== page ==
cout<< "\n\n\n\nGiven the temperature is "<< Tmp <<" degrees and "<<               Precip<<" inches ";
                        cout<< "of precipitation today.";
                        cout<< "\nThe "<< Bry<<" in the Garden will be watered.";
                        break;
                    }
                    else{
                        cout<< "\n\n\n\nGiven the temperature is "<< Tmp <<" degrees and "<< Precip <<" inches of";
                        cout<<" precipitation today.\nThe "<< Bry <<" in the Garden will NOT be watered.";
                        break;
                    }
                case 10:
                    if (Precip < 0.375){
                        cout<< "\n\n\n\nGiven the temperature is "<< Tmp <<" degrees and "<< Precip<<" inches ";
                        cout<< "of precipitation today.";
                        cout<< "\nThe "<< Flr <<" in the Garden will be watered.";
                        break;
                    }
                    else{
                        cout<< "\n\n\n\nGiven the temperature is "<< Tmp <<" degrees and "<< Precip <<" inches of";
                        cout<<" precipitation today.\nThe "<< Flr <<" in the Garden will NOT be watered.";
                        break;
                    }
                case 1:
                    if (Precip < 0.15){
                        cout<< "\n\n\n\nGiven the temperature is "<< Tmp <<" degrees and "<< Precip<<" inches ";
                        cout<< "of precipitation today.";
                        cout<< "\nThe "<< Veg<<" in the Garden will be watered.";
                        break;
                    }
                    else{
                        cout<< "\n\n\n\nGiven the temperature is "<< Tmp <<" degrees and "<< Precip <<" inches of";
                        cout<<" precipitation today.\nThe "<< Veg<< " in the Garden will NOT be watered.";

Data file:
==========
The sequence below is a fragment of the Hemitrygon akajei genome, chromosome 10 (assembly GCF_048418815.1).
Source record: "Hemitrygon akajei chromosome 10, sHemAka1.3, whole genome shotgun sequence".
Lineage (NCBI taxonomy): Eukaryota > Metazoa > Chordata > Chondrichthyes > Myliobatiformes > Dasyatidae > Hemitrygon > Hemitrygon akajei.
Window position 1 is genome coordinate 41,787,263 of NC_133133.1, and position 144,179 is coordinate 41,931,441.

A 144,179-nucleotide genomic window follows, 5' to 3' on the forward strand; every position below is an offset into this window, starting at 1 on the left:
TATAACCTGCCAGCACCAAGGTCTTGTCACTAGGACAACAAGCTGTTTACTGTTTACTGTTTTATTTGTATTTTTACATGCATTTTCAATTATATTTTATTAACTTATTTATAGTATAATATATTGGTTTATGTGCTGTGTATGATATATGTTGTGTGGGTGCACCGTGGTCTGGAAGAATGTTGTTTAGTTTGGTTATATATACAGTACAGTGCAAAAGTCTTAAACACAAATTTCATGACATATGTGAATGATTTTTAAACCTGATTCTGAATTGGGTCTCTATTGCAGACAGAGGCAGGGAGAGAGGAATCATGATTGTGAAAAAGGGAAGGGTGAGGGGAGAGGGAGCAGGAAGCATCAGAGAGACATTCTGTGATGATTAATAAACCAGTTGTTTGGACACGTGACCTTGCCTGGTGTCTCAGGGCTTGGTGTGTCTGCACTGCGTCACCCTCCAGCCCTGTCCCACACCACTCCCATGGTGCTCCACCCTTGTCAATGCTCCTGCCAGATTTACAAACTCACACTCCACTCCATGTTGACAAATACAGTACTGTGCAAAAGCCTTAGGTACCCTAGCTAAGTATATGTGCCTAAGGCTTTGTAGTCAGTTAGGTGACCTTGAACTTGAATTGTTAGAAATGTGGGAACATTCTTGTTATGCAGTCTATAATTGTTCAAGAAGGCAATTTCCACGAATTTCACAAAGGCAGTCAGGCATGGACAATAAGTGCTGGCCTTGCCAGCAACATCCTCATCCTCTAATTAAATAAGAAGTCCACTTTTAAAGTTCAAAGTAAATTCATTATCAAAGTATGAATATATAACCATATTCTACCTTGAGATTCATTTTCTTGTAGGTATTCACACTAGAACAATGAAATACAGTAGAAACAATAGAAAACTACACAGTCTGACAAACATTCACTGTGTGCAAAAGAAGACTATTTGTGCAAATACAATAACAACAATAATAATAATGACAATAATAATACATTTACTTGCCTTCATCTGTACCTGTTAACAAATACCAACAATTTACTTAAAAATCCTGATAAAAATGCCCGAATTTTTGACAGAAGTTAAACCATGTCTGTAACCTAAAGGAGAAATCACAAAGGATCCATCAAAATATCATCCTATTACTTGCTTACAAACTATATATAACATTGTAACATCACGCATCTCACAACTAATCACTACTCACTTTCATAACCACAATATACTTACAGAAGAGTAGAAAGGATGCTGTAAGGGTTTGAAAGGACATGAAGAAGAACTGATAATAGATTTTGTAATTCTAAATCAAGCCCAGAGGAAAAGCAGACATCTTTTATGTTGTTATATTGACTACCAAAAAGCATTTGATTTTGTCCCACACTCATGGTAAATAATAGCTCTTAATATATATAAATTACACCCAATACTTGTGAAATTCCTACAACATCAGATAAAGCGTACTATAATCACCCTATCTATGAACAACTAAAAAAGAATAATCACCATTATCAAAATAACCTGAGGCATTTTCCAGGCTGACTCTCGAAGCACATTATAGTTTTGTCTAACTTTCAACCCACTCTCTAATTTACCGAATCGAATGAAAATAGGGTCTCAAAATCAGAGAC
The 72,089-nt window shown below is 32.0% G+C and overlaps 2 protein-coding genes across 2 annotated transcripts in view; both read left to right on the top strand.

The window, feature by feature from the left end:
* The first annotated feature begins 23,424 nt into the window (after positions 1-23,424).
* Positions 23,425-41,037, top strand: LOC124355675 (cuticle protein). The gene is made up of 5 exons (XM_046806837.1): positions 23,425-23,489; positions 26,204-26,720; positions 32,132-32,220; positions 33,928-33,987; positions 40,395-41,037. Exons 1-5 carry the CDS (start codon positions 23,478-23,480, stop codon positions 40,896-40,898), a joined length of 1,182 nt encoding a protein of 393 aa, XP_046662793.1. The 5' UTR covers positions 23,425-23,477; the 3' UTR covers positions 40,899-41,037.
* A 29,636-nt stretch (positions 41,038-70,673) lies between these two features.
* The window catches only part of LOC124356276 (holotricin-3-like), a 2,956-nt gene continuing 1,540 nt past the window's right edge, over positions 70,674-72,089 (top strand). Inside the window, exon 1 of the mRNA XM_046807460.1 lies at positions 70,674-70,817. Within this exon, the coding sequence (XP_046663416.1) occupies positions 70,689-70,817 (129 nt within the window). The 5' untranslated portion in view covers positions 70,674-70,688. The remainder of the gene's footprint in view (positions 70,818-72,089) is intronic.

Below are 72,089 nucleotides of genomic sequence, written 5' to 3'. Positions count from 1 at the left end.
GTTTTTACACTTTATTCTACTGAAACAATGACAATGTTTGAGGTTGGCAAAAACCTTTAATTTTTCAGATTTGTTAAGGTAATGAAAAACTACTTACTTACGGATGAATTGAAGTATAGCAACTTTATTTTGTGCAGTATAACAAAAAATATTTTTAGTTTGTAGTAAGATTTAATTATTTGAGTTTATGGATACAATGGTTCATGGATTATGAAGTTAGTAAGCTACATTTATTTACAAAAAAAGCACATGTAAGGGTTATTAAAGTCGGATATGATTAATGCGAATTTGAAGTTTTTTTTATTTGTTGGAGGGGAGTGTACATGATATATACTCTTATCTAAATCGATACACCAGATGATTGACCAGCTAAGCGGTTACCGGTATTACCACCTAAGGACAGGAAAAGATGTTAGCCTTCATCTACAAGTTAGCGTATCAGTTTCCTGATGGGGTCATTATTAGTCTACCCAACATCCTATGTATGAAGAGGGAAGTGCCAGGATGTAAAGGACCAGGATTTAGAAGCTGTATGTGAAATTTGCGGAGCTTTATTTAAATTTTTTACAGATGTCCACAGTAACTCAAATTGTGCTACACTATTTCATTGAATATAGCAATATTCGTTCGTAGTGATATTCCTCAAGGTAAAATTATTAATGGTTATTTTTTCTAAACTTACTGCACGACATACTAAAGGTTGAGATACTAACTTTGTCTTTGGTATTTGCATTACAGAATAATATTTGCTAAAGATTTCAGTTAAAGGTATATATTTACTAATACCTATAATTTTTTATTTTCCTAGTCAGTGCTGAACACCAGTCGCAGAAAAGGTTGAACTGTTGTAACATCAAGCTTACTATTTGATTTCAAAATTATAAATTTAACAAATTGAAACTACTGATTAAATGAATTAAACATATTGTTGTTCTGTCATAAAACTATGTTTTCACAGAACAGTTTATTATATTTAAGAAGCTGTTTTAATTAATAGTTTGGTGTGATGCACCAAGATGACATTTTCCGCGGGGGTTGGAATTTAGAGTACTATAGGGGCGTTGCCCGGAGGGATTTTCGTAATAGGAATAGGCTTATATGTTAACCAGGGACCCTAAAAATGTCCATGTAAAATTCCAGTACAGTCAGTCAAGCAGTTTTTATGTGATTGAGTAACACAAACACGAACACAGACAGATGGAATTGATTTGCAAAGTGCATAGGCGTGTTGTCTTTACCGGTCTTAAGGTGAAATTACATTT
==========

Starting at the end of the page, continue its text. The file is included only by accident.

break;
                    }
                default:
                    cout<< "\n\n\n\nThough the temperature is "<< Tmp <<" degrees and "<< Precip <<" inches of";
                    cout<<" precipitation today.\nThe garden type selection was invalid and the "<< AllStr<<endl;
                    cout<<"in the Garden will NOT be watered.";
            }
        }
        else{
            cout<< "\n\n\n\nGiven the temperature is "<< Tmp <<" degrees and "<< Precip <<" inches of";
            cout<<" precipitation.\nThe "<< AllStr<< " in the Garden will NOT be watered today.";
            cout<<"\nBecause it is too cold.";
        }
    }
    getchar();
    getchar();

    return 0;
}
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  • 3
    \$\begingroup\$ Please learn to format your code so it is easier to read. \$\endgroup\$ – Martin York Oct 15 '11 at 19:02
  • \$\begingroup\$ by that do you mean tabing/indenting bracketed items? Or is there another "formating" being refered to? \$\endgroup\$ – rpshwin Oct 16 '11 at 6:24
  • \$\begingroup\$ uh....I just realized that is exactly what you meant. Will do. \$\endgroup\$ – rpshwin Oct 16 '11 at 6:28
  • 2
    \$\begingroup\$ @RSherwin: spacing as well. Just put exactly one space on each side of every operator and between adjacent identifiers. This will do for a start (until you may later want to align similar statements into columns). Right now you seem to randomly use one, two, or no spaces (around <<, after string etc.) \$\endgroup\$ – Felix Dombek Oct 16 '11 at 7:41
  • 2
    \$\begingroup\$ @RSherwin: ...and please don't do if (Cont == true) …. Cont is itself already a Boolean variable, there is no need to compare it to one, just use if (Cont) …. \$\endgroup\$ – Felix Dombek Oct 16 '11 at 7:48
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@Winston has already given some good suggestions, but I think I'd go a slightly different direction. I'd start with a data structure something like this:

struct plant {
    char short_name;
    std::string name;
    float min_water;